If the BBC did this for informational ends, it’s ok I guess, however it’s still illegal. But for an explanation of Comodo, you’ll have to wait for Comodo to answer :)…


pbk thats being picky, no damage done, 88) BBC did some lame testing and are thanks to this informing thosands of people on how to secure their computers… :-TU Including those easy targets they found…

They should thank BBC for this. And so should you.
Thanks to BBC exposure of this internet users readiness and understanding will increase and CRIME online will decrease… The more people that secures their computers the less crime.
Maby they should not inform people about credit card frauds either?

After all, its illigal… Still I think I would thank someone showing me hw credit card frauds work, even if he took my card just to show it… Since he did it with good intention, and the option is that I go around unaware until some real baddie does this to my card, and I get robbed.

Melih is in for a safer internet and I think that is why he supports this…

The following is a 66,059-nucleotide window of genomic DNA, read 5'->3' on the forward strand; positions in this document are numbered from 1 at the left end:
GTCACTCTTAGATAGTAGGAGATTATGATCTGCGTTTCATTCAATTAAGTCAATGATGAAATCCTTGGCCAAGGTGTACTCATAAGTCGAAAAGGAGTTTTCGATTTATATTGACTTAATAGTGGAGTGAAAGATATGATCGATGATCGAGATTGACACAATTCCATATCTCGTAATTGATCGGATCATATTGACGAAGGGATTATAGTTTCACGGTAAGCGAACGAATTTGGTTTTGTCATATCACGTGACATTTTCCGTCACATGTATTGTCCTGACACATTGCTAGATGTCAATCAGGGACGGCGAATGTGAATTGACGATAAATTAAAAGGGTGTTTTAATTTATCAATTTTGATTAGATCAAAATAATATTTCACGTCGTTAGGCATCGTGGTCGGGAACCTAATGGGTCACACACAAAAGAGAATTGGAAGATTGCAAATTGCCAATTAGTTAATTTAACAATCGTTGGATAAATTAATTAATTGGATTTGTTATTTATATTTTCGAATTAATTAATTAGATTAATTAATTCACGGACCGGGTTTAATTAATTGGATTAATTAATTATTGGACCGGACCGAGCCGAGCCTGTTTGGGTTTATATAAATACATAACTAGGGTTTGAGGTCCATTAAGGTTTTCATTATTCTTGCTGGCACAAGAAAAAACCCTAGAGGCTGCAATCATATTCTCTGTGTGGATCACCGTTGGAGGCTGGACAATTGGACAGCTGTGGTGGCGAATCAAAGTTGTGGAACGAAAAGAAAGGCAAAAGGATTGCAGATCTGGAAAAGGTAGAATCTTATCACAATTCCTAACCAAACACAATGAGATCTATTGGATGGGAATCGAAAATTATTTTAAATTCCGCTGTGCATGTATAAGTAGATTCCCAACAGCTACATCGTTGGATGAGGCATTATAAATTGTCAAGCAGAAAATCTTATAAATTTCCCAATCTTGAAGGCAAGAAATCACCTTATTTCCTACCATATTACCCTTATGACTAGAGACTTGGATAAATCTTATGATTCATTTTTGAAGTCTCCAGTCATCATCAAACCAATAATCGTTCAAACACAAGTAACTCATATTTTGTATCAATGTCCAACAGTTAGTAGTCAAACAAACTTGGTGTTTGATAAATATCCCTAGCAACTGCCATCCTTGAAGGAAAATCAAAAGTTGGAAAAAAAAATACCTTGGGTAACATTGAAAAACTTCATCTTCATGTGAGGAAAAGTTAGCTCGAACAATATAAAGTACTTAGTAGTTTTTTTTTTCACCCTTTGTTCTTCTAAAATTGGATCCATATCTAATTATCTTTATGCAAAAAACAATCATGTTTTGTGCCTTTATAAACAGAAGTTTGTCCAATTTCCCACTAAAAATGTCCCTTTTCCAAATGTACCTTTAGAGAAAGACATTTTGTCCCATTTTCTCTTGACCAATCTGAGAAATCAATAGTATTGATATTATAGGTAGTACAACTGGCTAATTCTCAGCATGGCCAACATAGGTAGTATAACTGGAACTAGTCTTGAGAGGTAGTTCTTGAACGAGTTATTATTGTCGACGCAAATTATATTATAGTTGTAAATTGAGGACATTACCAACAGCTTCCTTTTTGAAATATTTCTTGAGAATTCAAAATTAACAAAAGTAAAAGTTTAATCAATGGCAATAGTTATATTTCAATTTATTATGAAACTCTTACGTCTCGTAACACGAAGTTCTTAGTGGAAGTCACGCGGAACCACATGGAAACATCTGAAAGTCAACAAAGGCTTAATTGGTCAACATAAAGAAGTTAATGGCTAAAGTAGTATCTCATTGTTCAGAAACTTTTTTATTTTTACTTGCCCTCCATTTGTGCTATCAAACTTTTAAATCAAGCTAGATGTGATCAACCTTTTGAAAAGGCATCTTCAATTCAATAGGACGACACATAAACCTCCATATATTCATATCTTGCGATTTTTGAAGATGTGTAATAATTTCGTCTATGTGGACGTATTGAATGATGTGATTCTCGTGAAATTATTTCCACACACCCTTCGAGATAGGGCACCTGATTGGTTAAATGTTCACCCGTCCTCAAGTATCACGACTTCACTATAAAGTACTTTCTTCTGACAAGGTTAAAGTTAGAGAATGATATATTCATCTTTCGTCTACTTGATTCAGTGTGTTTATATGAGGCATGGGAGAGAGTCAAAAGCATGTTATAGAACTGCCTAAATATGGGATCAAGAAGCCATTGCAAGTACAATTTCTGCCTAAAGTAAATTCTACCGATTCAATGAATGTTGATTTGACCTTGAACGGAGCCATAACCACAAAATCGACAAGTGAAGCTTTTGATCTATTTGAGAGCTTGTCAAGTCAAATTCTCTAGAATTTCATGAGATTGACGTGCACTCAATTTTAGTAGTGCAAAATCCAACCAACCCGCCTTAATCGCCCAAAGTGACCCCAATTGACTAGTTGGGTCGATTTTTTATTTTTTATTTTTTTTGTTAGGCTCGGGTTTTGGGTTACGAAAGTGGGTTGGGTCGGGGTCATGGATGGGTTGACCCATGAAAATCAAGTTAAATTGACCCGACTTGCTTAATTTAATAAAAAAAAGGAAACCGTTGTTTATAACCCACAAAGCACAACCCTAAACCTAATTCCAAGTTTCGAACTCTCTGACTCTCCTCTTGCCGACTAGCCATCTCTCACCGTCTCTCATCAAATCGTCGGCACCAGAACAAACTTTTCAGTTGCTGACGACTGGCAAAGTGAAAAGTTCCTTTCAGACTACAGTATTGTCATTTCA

Educating people are a good thing, Maby people will avoid having Hijacked computers thanks to this… Complaining about it being illigal is just lame… if you think of the consequences.

Better that people are aware and can take appropriate action than to leave them infected without knowledge.
At least that’s what I think.

Undercover reporting is a reality of life! Undercover operations are reality of life! What BBC did was to expose how easily one could buy and operate these botnets. Its no different than other exposes where journalists expose criminal activities by penetrating deep into them, and no different with law enforcement agencies where their undercover people do operate undercover and sometimes go with the flow of the ciriminal underworld in order catch a bigger fish. Do you really know how much of your tax money is being used for technically criminal activity in order achieve a bigger goal?!

I think its an overreaction to have people have a go at BBC for exposing such nasty underworld that affects our digital lives. Also this piece from BBC clearly demonstrates that we need protection from these criminal activities, I mean where is the protection, why have such hideous crime become so easy online? These are very important issues raised as a result of this show and without the influential effect of Press, the issues of online criminal activity will go unnoticed and at the end users will suffer!


By the way:

Did, the people who critisized BBC, even watch the program or see the article? Because they are barking up the wrong tree!